2.   Winemaking 101

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Have you ever wondered how such well-balanced, vibrant, and delicious wine ended up in your glass? Now’s your chance to get an inside glimpse and witness harvest in full swing on our production floor. Observe barrel fermentation, view our bottling line, taste tank samples (some just days old), and ask our Enologist, Jose Basulto, all of your winemaking questions.

3. Grape Stomp

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Grape stomping, otherwise known as pigeage, which means “punching down,” was a method of maceration used in traditional winemaking. Cellar workers repeatedly stomped on grapes with their bare feet to release juice from the grapes and initiate the fermentation process.

Today, the age-old practice is often honored at fall festivals. Wineries invite guests to celebrate harvest and experience the culture and history of winemaking. So roll up your pants and get ready to stomp the night away!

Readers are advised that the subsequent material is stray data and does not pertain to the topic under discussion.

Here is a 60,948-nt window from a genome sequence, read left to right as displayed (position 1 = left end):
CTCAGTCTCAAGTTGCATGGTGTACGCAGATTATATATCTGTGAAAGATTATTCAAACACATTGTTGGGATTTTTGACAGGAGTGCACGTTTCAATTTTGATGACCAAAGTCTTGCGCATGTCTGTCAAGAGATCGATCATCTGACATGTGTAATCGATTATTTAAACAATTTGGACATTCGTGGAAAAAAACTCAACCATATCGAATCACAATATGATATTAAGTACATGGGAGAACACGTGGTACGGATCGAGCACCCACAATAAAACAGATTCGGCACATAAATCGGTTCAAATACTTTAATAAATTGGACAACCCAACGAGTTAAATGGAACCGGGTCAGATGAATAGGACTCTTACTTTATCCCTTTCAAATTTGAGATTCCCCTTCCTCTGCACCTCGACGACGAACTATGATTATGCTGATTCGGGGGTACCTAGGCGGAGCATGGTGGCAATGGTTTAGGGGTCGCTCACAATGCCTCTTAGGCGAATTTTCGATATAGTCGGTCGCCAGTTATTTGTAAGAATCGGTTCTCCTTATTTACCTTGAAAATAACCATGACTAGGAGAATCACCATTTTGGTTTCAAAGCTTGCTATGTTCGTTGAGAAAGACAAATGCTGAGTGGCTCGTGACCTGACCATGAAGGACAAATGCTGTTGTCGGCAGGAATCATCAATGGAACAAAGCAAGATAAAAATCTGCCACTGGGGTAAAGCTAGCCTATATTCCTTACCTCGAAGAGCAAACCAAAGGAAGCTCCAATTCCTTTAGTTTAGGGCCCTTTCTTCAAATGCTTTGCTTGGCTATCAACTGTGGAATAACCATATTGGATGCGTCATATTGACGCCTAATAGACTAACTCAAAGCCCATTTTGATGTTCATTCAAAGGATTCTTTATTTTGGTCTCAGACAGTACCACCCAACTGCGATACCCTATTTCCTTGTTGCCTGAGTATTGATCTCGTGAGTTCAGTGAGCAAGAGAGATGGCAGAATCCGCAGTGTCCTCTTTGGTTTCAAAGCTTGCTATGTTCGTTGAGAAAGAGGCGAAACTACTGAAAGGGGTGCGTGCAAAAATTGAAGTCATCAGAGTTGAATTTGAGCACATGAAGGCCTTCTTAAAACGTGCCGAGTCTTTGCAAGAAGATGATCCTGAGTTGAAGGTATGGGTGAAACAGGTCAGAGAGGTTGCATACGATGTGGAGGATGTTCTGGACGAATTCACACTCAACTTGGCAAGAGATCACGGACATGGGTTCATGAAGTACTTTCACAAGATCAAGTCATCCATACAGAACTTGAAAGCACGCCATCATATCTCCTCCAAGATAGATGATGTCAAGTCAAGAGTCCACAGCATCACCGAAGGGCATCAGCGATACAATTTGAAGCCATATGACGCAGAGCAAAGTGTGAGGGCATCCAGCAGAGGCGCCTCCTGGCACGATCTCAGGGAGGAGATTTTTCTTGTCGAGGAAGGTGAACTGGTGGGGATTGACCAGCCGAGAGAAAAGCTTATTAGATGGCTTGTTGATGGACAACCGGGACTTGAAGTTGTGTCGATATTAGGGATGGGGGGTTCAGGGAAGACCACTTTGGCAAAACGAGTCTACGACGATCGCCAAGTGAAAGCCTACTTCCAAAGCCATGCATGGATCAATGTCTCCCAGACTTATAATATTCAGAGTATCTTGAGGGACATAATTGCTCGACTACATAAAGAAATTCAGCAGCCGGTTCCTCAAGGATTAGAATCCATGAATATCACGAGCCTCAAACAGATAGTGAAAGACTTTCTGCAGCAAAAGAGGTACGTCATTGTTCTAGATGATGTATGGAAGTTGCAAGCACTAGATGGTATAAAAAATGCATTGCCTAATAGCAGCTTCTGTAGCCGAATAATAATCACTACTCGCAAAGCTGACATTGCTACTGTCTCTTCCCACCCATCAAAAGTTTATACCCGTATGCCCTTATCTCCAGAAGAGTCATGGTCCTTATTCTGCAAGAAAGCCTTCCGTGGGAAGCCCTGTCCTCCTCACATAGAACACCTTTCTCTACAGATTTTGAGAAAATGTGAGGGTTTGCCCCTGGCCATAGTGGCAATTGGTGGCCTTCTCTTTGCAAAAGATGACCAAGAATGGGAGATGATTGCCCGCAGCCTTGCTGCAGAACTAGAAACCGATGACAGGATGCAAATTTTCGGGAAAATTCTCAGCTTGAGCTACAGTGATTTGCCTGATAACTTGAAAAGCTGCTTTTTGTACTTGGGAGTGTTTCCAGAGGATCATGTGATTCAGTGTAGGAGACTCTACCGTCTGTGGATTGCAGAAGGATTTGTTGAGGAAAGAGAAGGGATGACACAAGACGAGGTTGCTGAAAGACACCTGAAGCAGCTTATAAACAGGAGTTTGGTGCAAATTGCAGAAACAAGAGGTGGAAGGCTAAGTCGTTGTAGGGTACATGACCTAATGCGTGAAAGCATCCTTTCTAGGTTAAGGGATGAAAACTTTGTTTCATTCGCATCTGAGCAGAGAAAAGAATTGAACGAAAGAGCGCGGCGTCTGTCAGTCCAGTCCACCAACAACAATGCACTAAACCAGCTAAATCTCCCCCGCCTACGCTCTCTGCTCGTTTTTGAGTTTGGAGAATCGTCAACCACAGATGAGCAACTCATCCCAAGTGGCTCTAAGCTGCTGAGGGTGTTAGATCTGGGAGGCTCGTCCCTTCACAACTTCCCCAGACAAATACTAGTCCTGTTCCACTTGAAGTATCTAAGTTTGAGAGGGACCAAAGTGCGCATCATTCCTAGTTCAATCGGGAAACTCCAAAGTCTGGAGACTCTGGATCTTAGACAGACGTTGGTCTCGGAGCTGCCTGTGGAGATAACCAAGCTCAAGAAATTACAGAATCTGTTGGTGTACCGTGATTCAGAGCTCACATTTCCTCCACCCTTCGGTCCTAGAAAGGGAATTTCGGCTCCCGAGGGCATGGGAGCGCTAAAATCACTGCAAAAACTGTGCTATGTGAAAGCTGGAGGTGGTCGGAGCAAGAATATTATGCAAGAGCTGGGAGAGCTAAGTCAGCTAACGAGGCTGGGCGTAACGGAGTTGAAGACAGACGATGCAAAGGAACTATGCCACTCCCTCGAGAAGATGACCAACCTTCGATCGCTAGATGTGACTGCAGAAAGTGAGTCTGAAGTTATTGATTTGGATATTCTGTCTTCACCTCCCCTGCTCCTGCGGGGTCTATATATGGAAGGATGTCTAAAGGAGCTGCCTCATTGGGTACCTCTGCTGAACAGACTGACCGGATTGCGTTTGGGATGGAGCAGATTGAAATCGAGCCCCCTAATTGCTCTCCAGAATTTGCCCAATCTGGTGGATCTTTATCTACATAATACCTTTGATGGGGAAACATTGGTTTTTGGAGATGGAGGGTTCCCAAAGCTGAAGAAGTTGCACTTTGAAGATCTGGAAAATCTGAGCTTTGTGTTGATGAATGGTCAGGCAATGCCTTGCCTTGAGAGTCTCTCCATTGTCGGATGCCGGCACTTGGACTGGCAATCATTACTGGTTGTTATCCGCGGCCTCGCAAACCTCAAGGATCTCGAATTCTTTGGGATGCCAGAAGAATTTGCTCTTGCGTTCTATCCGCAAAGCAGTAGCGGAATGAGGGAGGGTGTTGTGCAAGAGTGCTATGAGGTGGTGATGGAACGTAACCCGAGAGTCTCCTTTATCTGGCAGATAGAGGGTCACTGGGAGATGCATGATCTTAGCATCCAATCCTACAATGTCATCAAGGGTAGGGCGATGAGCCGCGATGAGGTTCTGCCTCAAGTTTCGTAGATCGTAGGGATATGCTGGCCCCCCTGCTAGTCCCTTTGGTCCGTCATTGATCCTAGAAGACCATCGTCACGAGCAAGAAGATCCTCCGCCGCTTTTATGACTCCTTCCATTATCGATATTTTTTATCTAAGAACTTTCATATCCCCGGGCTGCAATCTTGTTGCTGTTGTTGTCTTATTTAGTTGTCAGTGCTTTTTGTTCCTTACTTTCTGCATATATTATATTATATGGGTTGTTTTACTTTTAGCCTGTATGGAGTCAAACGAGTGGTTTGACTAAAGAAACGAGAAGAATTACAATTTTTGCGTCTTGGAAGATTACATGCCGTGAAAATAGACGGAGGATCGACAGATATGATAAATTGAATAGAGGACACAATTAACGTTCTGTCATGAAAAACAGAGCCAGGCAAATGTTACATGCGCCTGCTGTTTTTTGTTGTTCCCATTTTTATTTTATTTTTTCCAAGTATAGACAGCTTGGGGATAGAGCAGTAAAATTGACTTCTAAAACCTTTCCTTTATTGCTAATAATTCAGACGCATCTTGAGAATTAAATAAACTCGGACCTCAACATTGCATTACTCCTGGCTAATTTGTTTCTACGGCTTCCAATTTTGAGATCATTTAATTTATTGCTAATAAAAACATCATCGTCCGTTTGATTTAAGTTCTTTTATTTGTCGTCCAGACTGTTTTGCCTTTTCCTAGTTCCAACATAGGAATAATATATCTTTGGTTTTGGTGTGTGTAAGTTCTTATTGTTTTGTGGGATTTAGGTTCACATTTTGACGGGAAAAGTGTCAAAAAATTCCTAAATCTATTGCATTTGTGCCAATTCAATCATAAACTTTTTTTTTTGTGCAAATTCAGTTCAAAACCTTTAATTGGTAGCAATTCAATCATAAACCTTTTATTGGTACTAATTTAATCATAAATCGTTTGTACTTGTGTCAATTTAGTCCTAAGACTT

4. Meet-and-Greet

grape-varietals

Wander on over to Vittorio’s Estate Vineyard station for your chance to meet and mingle with Vineyard Manager David Bejar, Viticultural Technician Carter Mochizuki, and Vineyard Foreman Pancho Cortez. See how organic grapes are grown, learn about clonal selections, and taste different grape varietals. Get an insider’s look at how V. Sattui grapes go from vine to bottle.  

5. BBQ & Live Music

Stefano-pizza

Aside from producing outstanding wines, if there’s one thing we know how to do, it’s how to throw a party. Each one of our signature V. Sattui events is filled with great wine, food, music, and high energy— so bring your dancing shoes!